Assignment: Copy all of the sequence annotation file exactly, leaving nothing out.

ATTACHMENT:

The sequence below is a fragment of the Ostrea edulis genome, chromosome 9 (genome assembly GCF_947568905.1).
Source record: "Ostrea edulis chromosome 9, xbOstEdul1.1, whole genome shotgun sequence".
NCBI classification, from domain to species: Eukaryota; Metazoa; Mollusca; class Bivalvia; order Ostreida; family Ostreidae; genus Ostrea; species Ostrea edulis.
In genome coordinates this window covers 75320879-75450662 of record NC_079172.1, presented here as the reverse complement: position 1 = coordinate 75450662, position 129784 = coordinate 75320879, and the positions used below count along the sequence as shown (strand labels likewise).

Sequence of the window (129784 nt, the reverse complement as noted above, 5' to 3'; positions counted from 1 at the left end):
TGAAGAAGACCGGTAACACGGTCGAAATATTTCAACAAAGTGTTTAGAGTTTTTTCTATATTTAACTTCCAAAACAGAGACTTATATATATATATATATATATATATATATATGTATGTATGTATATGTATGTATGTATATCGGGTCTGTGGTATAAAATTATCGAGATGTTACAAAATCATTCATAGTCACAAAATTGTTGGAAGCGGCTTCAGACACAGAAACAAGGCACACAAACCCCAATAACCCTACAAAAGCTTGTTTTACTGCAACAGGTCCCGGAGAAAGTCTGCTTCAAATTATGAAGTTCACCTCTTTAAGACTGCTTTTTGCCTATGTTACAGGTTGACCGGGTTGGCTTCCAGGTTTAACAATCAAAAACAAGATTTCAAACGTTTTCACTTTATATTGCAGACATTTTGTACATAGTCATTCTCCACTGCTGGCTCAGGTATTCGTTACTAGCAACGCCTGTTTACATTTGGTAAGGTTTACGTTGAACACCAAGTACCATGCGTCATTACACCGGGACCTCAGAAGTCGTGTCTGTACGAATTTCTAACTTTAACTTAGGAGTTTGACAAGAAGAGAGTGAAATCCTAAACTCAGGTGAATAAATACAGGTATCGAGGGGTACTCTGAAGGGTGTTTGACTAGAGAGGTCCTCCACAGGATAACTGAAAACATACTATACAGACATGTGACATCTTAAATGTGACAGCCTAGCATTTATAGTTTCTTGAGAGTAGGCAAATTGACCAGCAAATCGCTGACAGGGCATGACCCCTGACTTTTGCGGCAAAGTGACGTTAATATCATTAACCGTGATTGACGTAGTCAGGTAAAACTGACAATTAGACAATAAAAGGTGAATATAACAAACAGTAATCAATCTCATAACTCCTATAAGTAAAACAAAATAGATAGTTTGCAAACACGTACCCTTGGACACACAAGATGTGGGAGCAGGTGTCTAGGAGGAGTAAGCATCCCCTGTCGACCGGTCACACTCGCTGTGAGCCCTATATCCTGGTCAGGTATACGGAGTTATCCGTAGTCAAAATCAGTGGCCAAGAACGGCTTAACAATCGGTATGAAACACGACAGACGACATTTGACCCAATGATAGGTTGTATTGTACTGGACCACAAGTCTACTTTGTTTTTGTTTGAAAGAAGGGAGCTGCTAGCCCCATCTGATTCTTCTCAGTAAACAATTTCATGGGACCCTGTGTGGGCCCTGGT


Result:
The sequence below is a fragment of the Ostrea edulis genome, chromosome 9 (genome assembly GCF_947568905.1).
Source record: "Ostrea edulis chromosome 9, xbOstEdul1.1, whole genome shotgun sequence".
NCBI classification, from domain to species: Eukaryota; Metazoa; Mollusca; class Bivalvia; order Ostreida; family Ostreidae; genus Ostrea; species Ostrea edulis.
In genome coordinates this window covers 75320879-75450662 of record NC_079172.1, presented here as the reverse complement: position 1 = coordinate 75450662, position 129784 = coordinate 75320879, and the positions used below count along the sequence as shown (strand labels likewise).

Sequence of the window (129784 nt, the reverse complement as noted above, 5' to 3'; positions counted from 1 at the left end):
TGAAGAAGACCGGTAACACGGTCGAAATATTTCAACAAAGTGTTTAGAGTTTTTTCTATATTTAACTTCCAAAACAGAGACTTATATATATATATATATATATATATATATATGTATGTATGTATATGTATGTATGTATATCGGGTCTGTGGTATAAAATTATCGAGATGTTACAAAATCATTCATAGTCACAAAATTGTTGGAAGCGGCTTCAGACACAGAAACAAGGCACACAAACCCCAATAACCCTACAAAAGCTTGTTTTACTGCAACAGGTCCCGGAGAAAGTCTGCTTCAAATTATGAAGTTCACCTCTTTAAGACTGCTTTTTGCCTATGTTACAGGTTGACCGGGTTGGCTTCCAGGTTTAACAATCAAAAACAAGATTTCAAACGTTTTCACTTTATATTGCAGACATTTTGTACATAGTCATTCTCCACTGCTGGCTCAGGTATTCGTTACTAGCAACGCCTGTTTACATTTGGTAAGGTTTACGTTGAACACCAAGTACCATGCGTCATTACACCGGGACCTCAGAAGTCGTGTCTGTACGAATTTCTAACTTTAACTTAGGAGTTTGACAAGAAGAGAGTGAAATCCTAAACTCAGGTGAATAAATACAGGTATCGAGGGGTACTCTGAAGGGTGTTTGACTAGAGAGGTCCTCCACAGGATAACTGAAAACATACTATACAGACATGTGACATCTTAAATGTGACAGCCTAGCATTTATAGTTTCTTGAGAGTAGGCAAATTGACCAGCAAATCGCTGACAGGGCATGACCCCTGACTTTTGCGGCAAAGTGACGTTAATATCATTAACCGTGATTGACGTAGTCAGGTAAAACTGACAATTAGACAATAAAAGGTGAATATAACAAACAGTAATCAATCTCATAACTCCTATAAGTAAAACAAAATAGATAGTTTGCAAACACGTACCCTTGGACACACAAGATGTGGGAGCAGGTGTCTAGGAGGAGTAAGCATCCCCTGTCGACCGGTCACACTCGCTGTGAGCCCTATATCCTGGTCAGGTATACGGAGTTATCCGTAGTCAAAATCAGTGGCCAAGAACGGCTTAACAATCGGTATGAAACACGACAGACGACATTTGACCCAATGATAGGTTGTATTGTACTGGACCACAAGTCTACTTTGTTTTTGTTTGAAAGAAGGGAGCTGCTAGCCCCATCTGATTCTTCTCAGTAAACAATTTCATGGGACCCTGTGTGGGCCCTGGT